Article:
The Centipede

Opinion: Uyghur Life in China

Gary Sun ‘22

     On Oct. 24th, a regular press briefing was hosted by Ministry of Foreign Affairs of the People’s Republic of China. The speaker, Chunying Hua, refuted the blame on Uyghur rights from a British journalist, who claimed that he had interviewed an “inmate” in Xinjiang re-education camps that said the life in the camps is “imprisonment without freedom”. Hua countered the idea, saying that if he didn’t have freedom, he would not have been able to be interviewed by the press in the first place. Hua also mentioned that the EU and UK have been in trouble with terrorist activities in Europe caused by the refugee influx. They have exactly the same training centers, and China simply took this idea and applied it in Xinjiang. Whether re-education camps perform as a prison or not should remain as a subject of debate. It is not reasonable to say that the Chinese government is abusing the human rights of Uyghurs for now, and international media has failed to perceive the issue from an unbiased perspective.

     Since the birth of the PRC, Uyghurs have not been in good shape with the government. Constant terrorist attacks and direct confrontations to the local authorities forced Beijing to take heavier measures in Xinjiang than anywhere else in China, such as increasing implementation of the police, army, and applying harsher security checks. Over the past two decades Chinese police have been succeeding in shutting down terrorist organizations, and what they have discovered is that the terrorists believe their god wants them to destroy any political entity that rules them, and to establish a base for “liberating” the entire world from the hand of heathens. The Chinese government found this to be an extremely dangerous belief for the local community, and has subsequently put people suspected to be religious, mainly Muslim in this case, into extreme re-education centers, aiming to depolarise them, or at least separate them from the community in case they plan terrorist attacks. The government would put felons who conducted attacks behind bars, not in the centers.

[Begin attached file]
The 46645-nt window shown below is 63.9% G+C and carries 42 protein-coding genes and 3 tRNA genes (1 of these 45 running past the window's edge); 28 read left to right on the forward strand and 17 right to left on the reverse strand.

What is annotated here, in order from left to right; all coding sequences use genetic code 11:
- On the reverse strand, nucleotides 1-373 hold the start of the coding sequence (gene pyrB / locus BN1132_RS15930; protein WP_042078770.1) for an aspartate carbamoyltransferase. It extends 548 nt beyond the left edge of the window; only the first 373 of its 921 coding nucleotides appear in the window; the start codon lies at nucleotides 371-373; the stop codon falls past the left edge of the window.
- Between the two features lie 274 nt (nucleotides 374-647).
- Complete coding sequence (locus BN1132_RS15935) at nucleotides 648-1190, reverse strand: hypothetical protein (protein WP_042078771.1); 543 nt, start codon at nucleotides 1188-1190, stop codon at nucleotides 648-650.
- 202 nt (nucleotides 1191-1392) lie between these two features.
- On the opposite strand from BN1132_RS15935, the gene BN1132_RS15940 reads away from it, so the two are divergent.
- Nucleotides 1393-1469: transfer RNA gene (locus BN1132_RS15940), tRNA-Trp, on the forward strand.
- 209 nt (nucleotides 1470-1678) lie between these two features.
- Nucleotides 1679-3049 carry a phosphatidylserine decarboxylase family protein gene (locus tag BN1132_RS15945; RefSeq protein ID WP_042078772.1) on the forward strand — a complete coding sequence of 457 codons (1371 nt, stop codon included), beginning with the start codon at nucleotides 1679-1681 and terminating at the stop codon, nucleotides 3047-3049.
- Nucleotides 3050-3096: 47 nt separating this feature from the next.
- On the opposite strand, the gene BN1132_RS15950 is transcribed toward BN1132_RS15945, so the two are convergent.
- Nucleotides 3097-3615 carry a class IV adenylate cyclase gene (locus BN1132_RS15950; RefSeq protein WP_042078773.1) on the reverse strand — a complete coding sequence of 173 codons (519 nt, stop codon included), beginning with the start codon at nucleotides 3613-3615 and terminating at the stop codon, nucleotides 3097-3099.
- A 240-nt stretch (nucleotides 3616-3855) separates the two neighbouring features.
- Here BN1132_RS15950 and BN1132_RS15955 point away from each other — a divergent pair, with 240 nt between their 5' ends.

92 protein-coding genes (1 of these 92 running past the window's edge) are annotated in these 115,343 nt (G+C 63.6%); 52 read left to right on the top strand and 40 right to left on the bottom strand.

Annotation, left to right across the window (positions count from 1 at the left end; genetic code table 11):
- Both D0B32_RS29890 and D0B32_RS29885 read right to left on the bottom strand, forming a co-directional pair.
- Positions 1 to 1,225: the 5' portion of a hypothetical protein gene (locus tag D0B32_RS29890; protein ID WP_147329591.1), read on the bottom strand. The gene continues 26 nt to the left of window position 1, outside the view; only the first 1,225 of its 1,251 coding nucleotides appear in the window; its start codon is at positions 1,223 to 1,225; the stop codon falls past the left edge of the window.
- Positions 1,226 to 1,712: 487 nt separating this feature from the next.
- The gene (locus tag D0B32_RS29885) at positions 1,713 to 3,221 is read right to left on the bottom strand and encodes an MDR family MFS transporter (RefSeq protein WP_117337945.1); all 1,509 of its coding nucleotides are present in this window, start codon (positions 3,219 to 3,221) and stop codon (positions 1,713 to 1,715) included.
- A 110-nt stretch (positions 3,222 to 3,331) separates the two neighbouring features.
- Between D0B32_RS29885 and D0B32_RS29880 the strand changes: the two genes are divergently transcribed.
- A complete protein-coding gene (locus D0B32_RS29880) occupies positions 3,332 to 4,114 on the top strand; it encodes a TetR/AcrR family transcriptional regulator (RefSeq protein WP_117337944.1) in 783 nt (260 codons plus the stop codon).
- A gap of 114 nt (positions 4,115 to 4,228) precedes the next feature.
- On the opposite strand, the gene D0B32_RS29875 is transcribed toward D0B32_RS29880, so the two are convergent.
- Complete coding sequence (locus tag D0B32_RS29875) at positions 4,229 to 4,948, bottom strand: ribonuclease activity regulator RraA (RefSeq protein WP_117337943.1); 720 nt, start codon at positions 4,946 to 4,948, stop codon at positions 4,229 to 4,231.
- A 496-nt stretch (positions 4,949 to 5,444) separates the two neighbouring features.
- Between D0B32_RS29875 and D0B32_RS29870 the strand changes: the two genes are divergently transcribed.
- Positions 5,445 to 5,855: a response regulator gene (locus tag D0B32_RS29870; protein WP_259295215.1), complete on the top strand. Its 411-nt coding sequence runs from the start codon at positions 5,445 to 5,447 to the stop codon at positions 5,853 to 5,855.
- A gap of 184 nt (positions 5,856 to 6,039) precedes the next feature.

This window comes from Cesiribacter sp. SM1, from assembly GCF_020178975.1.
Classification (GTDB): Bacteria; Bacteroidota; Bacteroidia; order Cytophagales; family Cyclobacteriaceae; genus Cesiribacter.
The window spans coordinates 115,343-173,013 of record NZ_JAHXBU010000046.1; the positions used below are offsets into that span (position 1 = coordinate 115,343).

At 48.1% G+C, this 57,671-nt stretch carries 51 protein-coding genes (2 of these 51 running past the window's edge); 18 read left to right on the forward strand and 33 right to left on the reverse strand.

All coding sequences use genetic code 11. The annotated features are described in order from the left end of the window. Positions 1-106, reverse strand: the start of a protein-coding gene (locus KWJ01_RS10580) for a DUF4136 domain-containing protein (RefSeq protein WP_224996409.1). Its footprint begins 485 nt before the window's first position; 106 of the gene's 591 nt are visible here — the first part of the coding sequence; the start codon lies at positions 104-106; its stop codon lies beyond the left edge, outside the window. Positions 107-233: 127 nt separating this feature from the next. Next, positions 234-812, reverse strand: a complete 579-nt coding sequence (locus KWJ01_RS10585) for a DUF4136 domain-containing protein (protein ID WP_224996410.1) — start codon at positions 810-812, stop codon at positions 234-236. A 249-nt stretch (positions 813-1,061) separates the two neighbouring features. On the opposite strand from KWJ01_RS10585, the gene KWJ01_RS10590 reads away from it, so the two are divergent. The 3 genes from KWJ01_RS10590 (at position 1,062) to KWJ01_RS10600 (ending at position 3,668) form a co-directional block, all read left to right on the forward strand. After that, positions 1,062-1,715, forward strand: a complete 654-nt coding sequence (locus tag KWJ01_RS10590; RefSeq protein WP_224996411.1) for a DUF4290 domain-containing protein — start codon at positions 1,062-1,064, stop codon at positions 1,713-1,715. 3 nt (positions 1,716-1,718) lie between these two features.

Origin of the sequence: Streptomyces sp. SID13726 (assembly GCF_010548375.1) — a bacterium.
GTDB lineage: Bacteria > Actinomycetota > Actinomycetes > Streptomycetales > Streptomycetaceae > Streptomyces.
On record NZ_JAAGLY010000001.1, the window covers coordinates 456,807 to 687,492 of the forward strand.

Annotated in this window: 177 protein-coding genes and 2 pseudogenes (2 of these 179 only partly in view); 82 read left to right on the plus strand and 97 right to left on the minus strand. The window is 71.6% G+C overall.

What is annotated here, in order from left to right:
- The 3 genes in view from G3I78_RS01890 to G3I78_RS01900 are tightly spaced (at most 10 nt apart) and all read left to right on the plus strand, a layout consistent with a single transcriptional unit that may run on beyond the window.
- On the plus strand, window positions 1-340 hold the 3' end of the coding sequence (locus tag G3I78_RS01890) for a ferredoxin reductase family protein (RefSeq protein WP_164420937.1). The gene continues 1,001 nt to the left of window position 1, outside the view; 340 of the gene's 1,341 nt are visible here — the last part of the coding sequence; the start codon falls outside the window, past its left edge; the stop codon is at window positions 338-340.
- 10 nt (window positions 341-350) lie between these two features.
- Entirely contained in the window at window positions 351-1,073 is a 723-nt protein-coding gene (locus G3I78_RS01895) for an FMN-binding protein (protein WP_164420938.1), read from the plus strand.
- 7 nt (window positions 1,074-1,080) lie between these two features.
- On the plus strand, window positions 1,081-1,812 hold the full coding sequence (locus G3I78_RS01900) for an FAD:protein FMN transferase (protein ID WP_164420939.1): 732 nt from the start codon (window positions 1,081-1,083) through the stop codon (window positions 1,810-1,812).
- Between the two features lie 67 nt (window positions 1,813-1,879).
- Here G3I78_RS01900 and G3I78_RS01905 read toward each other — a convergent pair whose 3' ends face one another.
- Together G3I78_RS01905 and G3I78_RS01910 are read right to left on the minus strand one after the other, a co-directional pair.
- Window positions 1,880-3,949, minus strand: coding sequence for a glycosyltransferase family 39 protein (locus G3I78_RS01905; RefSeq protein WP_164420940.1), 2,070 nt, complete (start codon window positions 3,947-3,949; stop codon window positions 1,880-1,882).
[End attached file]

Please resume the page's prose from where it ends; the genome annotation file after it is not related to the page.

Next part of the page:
The reasons why Uyghurs are the main population performing attacks may be their commonly low education rates and high poverty rates. Their traditional practices mostly discourage education of women unless the family only has a girl; most Uyghurs, surprisingly, refuse to apply technology in agriculture, which is a central a pillar in their lives. For example, the government tried to introduce 4G network in Xinjiang in late 2014, and thousands of Uyghurs rallied up at the capital of the province to protest the introduction since they believed that the government just wanted to steal money from them when they already had 3G. Also, when the army showed that they’d be more than happy to share tractors and planters in the 90s, now still, most of the Uyghur farmers refused to use the machines because they thought it would be humiliating their hard handiwork. Agriculture without the assistance of technology, therefore, takes away most of the time of male, disabling most of the population from focusing on education. When some extremely poor Uyghurs know that people in other parts of China live a far better life than them, they like to think that the government is oppressing them, and so the dischord roots.

     Human rights is an issue that some western media outlets has been using to criticize the opponents of their nations, such as Iraq, Russia, Iran, and China. I believe that human rights issues should be treated with extra caution and nuance because it seems that some portrayals in Western media are not entirely objective upon such issues in countries that oppose NATO, or in a more common sense, western nations. Human rights thus shouldn’t be a weapon that any political entity could use against others, because as its name indicates, it is the most fundamental rights of humans.

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